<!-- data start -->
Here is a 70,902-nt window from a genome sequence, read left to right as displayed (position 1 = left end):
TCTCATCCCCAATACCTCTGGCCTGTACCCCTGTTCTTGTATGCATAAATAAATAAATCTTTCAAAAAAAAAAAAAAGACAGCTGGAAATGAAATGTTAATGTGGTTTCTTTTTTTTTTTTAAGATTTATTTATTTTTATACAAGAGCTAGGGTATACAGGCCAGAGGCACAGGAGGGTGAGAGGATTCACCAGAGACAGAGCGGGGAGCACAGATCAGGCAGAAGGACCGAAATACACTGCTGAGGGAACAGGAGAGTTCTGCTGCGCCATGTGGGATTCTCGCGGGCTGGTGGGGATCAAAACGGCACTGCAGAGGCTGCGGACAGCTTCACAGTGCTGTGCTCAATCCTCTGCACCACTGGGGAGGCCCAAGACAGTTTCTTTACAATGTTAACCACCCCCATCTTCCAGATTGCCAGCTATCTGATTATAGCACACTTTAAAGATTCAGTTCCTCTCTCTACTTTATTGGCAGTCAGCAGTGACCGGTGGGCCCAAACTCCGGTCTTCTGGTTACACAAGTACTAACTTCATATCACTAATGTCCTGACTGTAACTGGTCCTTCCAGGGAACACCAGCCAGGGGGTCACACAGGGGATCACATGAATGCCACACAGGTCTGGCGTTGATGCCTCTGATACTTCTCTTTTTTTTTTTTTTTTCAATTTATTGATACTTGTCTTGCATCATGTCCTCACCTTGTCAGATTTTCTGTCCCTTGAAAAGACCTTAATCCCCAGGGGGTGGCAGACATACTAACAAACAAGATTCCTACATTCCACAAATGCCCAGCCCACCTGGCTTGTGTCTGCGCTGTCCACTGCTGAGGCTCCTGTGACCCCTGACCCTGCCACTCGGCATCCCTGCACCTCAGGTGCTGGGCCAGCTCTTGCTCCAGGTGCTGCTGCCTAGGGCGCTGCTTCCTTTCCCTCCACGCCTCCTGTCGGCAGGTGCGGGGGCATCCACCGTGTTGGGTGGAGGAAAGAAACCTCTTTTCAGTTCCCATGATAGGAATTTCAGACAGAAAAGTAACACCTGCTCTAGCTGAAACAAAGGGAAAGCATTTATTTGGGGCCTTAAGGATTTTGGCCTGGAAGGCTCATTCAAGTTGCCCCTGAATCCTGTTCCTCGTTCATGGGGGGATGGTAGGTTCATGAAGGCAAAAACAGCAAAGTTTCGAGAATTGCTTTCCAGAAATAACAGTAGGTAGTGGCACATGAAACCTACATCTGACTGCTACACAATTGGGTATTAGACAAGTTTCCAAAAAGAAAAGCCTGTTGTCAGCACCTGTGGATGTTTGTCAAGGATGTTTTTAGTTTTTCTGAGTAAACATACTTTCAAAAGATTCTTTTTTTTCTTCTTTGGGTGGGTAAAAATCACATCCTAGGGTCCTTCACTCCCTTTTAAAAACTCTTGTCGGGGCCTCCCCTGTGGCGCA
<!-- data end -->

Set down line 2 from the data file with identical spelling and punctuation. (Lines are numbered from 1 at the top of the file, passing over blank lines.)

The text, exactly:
TCTCATCCCCAATACCTCTGGCCTGTACCCCTGTTCTTGTATGCATAAATAAATAAATCTTTCAAAAAAAAAAAAAAGACAGCTGGAAATGAAATGTTAATGTGGTTTCTTTTTTTTTTTTAAGATTTATTTATTTTTATACAAGAGCTAGGGTATACAGGCCAGAGGCACAGGAGGGTGAGAGGATTCACCAGAGACAGAGCGGGGAGCACAGATCAGGCAGAAGGACCGAAATACACTGCTGAGGGAACAGGAGAGTTCTGCTGCGCCATGTGGGATTCTCGCGGGCTGGTGGGGATCAAAACGGCACTGCAGAGGCTGCGGACAGCTTCACAGTGCTGTGCTCAATCCTCTGCACCACTGGGGAGGCCCAAGACAGTTTCTTTACAATGTTAACCACCCCCATCTTCCAGATTGCCAGCTATCTGATTATAGCACACTTTAAAGATTCAGTTCCTCTCTCTACTTTATTGGCAGTCAGCAGTGACCGGTGGGCCCAAACTCCGGTCTTCTGGTTACACAAGTACTAACTTCATATCACTAATGTCCTGACTGTAACTGGTCCTTCCAGGGAACACCAGCCAGGGGGTCACACAGGGGATCACATGAATGCCACACAGGTCTGGCGTTGATGCCTCTGATACTTCTCTTTTTTTTTTTTTTTTCAATTTATTGATACTTGTCTTGCATCATGTCCTCACCTTGTCAGATTTTCTGTCCCTTGAAAAGACCTTAATCCCCAGGGGGTGGCAGACATACTAACAAACAAGATTCCTACATTCCACAAATGCCCAGCCCACCTGGCTTGTGTCTGCGCTGTCCACTGCTGAGGCTCCTGTGACCCCTGACCCTGCCACTCGGCATCCCTGCACCTCAGGTGCTGGGCCAGCTCTTGCTCCAGGTGCTGCTGCCTAGGGCGCTGCTTCCTTTCCCTCCACGCCTCCTGTCGGCAGGTGCGGGGGCATCCACCGTGTTGGGTGGAGGAAAGAAACCTCTTTTCAGTTCCCATGATAGGAATTTCAGACAGAAAAGTAACACCTGCTCTAGCTGAAACAAAGGGAAAGCATTTATTTGGGGCCTTAAGGATTTTGGCCTGGAAGGCTCATTCAAGTTGCCCCTGAATCCTGTTCCTCGTTCATGGGGGGATGGTAGGTTCATGAAGGCAAAAACAGCAAAGTTTCGAGAATTGCTTTCCAGAAATAACAGTAGGTAGTGGCACATGAAACCTACATCTGACTGCTACACAATTGGGTATTAGACAAGTTTCCAAAAAGAAAAGCCTGTTGTCAGCACCTGTGGATGTTTGTCAAGGATGTTTTTAGTTTTTCTGAGTAAACATACTTTCAAAAGATTCTTTTTTTTCTTCTTTGGGTGGGTAAAAATCACATCCTAGGGTCCTTCACTCCCTTTTAAAAACTCTTGTCGGGGCCTCCCCTGTGGCGCA